According to Clyburn, the Arkansas senator should be “ashamed of himself.”
“Cotton is from Arkansas. He ought to be ashamed of himself,” Clyburn said on Monday during a news conference.
The top-ranking Congressional Democrat called on Cotton to read the 2019 memoir, “Unexampled Courage,” which focuses on Isaac Woodard’s return from World War II.
Just hours after returning home from WWII in 1946, an honorably discharged army veteran was brutally attacked by police in South Carolina. Clyburn noted the similarities in police brutality then and now.
“He was taken off a bus in Batesburg, South Carolina, by a deputy sheriff; he was in his uniform. And that deputy sheriff took his billy stick and punched his eyes out,” Clyburn said. “And that has been the foundation upon which law enforcement in many parts of this country have been established.”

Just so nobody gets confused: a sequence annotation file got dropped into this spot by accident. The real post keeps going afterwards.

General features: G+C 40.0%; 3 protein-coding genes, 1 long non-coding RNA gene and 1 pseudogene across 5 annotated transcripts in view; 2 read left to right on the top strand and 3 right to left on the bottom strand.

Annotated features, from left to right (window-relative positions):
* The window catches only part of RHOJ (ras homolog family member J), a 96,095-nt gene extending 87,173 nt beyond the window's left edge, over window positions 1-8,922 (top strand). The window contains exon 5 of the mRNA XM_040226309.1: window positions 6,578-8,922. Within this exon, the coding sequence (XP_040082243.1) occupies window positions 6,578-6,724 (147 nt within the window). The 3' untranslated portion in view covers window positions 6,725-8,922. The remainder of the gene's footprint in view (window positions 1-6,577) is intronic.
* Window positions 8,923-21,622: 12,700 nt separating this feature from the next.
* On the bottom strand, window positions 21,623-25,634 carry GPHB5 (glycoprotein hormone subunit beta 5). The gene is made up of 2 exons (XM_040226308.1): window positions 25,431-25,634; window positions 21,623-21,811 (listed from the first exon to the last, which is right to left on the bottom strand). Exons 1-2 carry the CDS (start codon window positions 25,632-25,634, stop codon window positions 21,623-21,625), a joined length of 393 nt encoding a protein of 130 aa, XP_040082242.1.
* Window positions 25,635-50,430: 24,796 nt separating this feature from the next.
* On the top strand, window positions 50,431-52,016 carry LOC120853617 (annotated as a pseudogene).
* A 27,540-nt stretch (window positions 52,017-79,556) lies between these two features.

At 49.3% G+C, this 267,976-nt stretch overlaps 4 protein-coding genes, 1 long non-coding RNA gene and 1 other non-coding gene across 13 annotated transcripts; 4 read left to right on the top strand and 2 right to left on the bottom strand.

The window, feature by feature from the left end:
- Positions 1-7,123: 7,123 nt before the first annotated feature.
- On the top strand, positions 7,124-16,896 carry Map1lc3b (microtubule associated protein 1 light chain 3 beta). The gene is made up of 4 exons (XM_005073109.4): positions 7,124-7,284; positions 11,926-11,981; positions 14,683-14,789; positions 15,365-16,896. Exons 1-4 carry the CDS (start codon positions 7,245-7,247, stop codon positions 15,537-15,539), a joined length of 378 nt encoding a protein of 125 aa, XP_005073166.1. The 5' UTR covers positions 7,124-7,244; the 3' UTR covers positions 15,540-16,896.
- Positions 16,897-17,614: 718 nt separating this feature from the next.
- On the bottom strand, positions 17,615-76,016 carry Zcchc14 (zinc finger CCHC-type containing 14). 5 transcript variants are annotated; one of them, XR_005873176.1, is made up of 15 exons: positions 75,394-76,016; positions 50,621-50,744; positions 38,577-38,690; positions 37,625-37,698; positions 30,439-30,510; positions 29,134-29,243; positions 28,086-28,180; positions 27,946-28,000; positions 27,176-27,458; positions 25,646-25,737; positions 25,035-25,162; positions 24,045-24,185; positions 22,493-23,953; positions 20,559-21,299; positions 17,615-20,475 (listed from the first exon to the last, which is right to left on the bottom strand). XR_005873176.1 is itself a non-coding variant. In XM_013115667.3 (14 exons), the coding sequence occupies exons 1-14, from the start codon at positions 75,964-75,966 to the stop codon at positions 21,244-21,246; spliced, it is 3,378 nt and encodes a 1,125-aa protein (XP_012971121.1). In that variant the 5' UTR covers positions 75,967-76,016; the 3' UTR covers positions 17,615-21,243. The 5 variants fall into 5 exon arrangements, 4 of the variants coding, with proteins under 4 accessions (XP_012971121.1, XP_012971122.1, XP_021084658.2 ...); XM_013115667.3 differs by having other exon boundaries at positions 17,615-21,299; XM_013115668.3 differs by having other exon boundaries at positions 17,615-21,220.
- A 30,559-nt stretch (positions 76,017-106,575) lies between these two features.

In the op-ed piece, titled “Send in the Troops,” Cotton insisted rioters would “not only will destroy the livelihoods of law-abiding citizens but will also take more innocent lives” if they are “not subdued.”
He went on to insist “an overwhelming show of force to disperse” would be the way to “restore order” amid protests.
“One thing above all else will restore order to our streets: an overwhelming show of force to disperse, detain, and ultimately deter lawbreakers. But local law enforcement in some cities desperately needs backup, while delusional politicians in other cities refuse to do what’s necessary to uphold the rule of law.”
Clyburn’s criticism of Cotton’s piece follows backlash the Times received from readers and journalists. Due to criticism about the piece, the publication added that the piece “fell short of our standards and should not have been published.”
Times Editor James Bennet admitted he had not read Cotton’s piece before it was published. He apologized but the internal fallout over the piece ultimately contributed to Bennet submitting his resignation.